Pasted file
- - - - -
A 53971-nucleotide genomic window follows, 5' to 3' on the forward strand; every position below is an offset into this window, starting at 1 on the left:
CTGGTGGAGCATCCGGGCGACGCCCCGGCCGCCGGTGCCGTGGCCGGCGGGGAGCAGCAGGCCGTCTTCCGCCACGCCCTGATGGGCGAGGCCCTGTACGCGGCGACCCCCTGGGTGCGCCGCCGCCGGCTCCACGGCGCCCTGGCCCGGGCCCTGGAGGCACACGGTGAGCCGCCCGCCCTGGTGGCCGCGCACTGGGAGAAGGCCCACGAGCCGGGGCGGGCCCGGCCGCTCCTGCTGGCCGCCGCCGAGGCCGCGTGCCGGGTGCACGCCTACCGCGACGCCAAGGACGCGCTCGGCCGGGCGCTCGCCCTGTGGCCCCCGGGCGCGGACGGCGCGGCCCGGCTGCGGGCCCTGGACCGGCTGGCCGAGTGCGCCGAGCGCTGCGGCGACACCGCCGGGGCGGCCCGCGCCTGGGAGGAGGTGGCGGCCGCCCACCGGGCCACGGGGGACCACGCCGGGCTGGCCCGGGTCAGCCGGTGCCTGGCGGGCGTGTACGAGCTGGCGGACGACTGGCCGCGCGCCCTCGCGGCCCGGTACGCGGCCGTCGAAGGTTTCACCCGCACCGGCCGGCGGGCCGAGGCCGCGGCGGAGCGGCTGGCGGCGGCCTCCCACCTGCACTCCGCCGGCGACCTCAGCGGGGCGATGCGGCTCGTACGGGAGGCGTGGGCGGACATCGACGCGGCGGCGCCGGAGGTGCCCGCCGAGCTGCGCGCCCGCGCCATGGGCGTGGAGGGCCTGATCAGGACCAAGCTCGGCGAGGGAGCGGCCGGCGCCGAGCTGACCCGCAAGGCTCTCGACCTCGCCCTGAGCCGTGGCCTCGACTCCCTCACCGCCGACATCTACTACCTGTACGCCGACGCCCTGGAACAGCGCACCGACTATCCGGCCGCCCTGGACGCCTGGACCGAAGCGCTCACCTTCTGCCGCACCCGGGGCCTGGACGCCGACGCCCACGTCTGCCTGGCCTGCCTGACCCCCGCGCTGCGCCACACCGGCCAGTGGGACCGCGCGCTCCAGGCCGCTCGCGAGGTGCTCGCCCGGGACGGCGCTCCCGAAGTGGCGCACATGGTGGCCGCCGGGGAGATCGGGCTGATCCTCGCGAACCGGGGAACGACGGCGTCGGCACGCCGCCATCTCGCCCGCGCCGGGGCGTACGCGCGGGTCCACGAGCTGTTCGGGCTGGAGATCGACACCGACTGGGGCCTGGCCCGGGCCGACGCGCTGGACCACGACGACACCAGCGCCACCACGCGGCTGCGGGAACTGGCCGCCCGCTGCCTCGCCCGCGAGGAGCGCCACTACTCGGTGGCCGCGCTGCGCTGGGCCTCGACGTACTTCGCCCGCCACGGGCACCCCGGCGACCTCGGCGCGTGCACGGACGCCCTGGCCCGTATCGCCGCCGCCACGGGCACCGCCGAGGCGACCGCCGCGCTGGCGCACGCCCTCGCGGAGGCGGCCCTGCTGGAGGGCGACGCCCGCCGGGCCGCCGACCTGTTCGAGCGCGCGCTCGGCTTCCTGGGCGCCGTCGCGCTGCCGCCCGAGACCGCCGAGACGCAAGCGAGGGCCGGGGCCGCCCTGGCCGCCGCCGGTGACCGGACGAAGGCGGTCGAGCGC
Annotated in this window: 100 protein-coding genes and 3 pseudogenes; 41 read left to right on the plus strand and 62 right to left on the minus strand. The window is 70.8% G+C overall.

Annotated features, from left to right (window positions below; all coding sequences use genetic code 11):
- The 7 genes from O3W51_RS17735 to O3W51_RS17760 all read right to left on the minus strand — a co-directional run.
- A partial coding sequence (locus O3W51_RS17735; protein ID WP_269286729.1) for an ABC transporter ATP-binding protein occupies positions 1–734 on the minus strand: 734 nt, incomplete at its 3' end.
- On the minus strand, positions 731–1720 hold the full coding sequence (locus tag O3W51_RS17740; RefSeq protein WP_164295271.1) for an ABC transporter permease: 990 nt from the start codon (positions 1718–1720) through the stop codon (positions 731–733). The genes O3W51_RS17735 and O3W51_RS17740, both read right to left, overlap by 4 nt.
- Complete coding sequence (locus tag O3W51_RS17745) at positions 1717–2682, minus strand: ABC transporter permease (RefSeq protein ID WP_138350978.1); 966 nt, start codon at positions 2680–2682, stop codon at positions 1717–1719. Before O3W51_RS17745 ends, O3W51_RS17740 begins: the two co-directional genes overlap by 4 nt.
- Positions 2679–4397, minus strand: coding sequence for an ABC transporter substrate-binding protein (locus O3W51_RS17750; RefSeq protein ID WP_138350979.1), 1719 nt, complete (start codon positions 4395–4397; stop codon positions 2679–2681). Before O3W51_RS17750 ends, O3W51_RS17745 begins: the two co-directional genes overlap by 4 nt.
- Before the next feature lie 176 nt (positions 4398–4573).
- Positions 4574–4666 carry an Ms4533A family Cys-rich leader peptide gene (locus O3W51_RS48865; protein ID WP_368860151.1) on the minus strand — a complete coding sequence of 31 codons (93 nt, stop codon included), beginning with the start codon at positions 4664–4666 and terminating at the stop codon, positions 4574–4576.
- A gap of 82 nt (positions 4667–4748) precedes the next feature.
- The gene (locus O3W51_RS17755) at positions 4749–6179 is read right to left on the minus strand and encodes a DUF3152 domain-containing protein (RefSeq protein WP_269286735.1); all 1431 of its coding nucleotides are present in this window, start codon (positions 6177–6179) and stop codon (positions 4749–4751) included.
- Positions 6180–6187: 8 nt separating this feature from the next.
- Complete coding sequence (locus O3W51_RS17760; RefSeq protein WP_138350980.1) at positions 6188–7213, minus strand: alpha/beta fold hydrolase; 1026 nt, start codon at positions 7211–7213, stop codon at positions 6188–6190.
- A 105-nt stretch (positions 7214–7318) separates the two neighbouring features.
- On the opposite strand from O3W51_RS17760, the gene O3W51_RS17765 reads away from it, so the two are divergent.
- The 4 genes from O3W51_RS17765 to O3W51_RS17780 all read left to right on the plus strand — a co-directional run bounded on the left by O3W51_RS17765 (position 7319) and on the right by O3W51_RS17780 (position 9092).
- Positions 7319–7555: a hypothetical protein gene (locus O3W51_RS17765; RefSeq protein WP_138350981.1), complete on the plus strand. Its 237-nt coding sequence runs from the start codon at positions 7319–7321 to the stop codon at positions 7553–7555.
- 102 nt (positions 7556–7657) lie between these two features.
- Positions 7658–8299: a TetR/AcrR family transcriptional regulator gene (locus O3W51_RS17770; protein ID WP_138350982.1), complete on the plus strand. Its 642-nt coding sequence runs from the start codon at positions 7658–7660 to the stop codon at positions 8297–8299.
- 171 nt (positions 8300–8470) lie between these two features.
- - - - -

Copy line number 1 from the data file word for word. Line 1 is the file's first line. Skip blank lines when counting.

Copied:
A 53971-nucleotide genomic window follows, 5' to 3' on the forward strand; every position below is an offset into this window, starting at 1 on the left: